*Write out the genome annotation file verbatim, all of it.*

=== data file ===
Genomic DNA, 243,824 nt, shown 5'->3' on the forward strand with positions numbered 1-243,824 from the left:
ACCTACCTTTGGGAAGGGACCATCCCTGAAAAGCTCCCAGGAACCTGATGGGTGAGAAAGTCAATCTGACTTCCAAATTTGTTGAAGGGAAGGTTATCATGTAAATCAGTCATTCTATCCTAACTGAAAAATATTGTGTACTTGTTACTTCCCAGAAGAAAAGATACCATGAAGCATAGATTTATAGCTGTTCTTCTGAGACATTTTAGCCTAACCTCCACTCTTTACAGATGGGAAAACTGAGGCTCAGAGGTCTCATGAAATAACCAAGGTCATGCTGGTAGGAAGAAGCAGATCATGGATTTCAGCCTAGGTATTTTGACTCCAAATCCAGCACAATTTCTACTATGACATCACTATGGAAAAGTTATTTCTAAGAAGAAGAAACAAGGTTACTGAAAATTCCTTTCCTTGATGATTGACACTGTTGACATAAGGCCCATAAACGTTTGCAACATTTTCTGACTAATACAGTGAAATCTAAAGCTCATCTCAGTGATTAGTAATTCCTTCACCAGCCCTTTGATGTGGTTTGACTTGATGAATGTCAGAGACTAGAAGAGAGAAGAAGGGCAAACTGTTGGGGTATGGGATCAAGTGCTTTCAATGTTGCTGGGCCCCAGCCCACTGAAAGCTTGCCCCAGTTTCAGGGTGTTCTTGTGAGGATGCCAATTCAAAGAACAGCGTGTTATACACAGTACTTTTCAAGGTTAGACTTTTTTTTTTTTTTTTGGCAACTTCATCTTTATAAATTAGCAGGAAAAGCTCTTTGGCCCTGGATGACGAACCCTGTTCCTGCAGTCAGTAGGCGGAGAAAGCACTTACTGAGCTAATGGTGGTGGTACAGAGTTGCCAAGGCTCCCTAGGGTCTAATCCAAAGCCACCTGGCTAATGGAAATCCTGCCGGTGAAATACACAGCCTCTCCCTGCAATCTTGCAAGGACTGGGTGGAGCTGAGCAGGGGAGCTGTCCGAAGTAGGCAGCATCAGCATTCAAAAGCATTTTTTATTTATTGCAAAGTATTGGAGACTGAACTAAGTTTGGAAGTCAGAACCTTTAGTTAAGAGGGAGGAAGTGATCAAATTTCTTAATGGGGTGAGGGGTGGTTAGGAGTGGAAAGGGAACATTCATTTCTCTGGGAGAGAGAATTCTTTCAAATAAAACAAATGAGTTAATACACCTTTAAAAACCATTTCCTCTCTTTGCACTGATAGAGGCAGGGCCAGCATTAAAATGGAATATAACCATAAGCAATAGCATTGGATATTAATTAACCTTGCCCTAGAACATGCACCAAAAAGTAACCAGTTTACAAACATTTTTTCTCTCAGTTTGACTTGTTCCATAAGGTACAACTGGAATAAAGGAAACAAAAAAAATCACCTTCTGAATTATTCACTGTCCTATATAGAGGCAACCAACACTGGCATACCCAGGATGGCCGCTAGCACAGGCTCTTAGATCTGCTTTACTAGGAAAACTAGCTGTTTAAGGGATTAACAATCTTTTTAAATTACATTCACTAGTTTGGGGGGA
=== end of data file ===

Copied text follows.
Genomic DNA, 243,824 nt, shown 5'->3' on the forward strand with positions numbered 1-243,824 from the left:
ACCTACCTTTGGGAAGGGACCATCCCTGAAAAGCTCCCAGGAACCTGATGGGTGAGAAAGTCAATCTGACTTCCAAATTTGTTGAAGGGAAGGTTATCATGTAAATCAGTCATTCTATCCTAACTGAAAAATATTGTGTACTTGTTACTTCCCAGAAGAAAAGATACCATGAAGCATAGATTTATAGCTGTTCTTCTGAGACATTTTAGCCTAACCTCCACTCTTTACAGATGGGAAAACTGAGGCTCAGAGGTCTCATGAAATAACCAAGGTCATGCTGGTAGGAAGAAGCAGATCATGGATTTCAGCCTAGGTATTTTGACTCCAAATCCAGCACAATTTCTACTATGACATCACTATGGAAAAGTTATTTCTAAGAAGAAGAAACAAGGTTACTGAAAATTCCTTTCCTTGATGATTGACACTGTTGACATAAGGCCCATAAACGTTTGCAACATTTTCTGACTAATACAGTGAAATCTAAAGCTCATCTCAGTGATTAGTAATTCCTTCACCAGCCCTTTGATGTGGTTTGACTTGATGAATGTCAGAGACTAGAAGAGAGAAGAAGGGCAAACTGTTGGGGTATGGGATCAAGTGCTTTCAATGTTGCTGGGCCCCAGCCCACTGAAAGCTTGCCCCAGTTTCAGGGTGTTCTTGTGAGGATGCCAATTCAAAGAACAGCGTGTTATACACAGTACTTTTCAAGGTTAGACTTTTTTTTTTTTTTTTGGCAACTTCATCTTTATAAATTAGCAGGAAAAGCTCTTTGGCCCTGGATGACGAACCCTGTTCCTGCAGTCAGTAGGCGGAGAAAGCACTTACTGAGCTAATGGTGGTGGTACAGAGTTGCCAAGGCTCCCTAGGGTCTAATCCAAAGCCACCTGGCTAATGGAAATCCTGCCGGTGAAATACACAGCCTCTCCCTGCAATCTTGCAAGGACTGGGTGGAGCTGAGCAGGGGAGCTGTCCGAAGTAGGCAGCATCAGCATTCAAAAGCATTTTTTATTTATTGCAAAGTATTGGAGACTGAACTAAGTTTGGAAGTCAGAACCTTTAGTTAAGAGGGAGGAAGTGATCAAATTTCTTAATGGGGTGAGGGGTGGTTAGGAGTGGAAAGGGAACATTCATTTCTCTGGGAGAGAGAATTCTTTCAAATAAAACAAATGAGTTAATACACCTTTAAAAACCATTTCCTCTCTTTGCACTGATAGAGGCAGGGCCAGCATTAAAATGGAATATAACCATAAGCAATAGCATTGGATATTAATTAACCTTGCCCTAGAACATGCACCAAAAAGTAACCAGTTTACAAACATTTTTTCTCTCAGTTTGACTTGTTCCATAAGGTACAACTGGAATAAAGGAAACAAAAAAAATCACCTTCTGAATTATTCACTGTCCTATATAGAGGCAACCAACACTGGCATACCCAGGATGGCCGCTAGCACAGGCTCTTAGATCTGCTTTACTAGGAAAACTAGCTGTTTAAGGGATTAACAATCTTTTTAAATTACATTCACTAGTTTGGGGGGA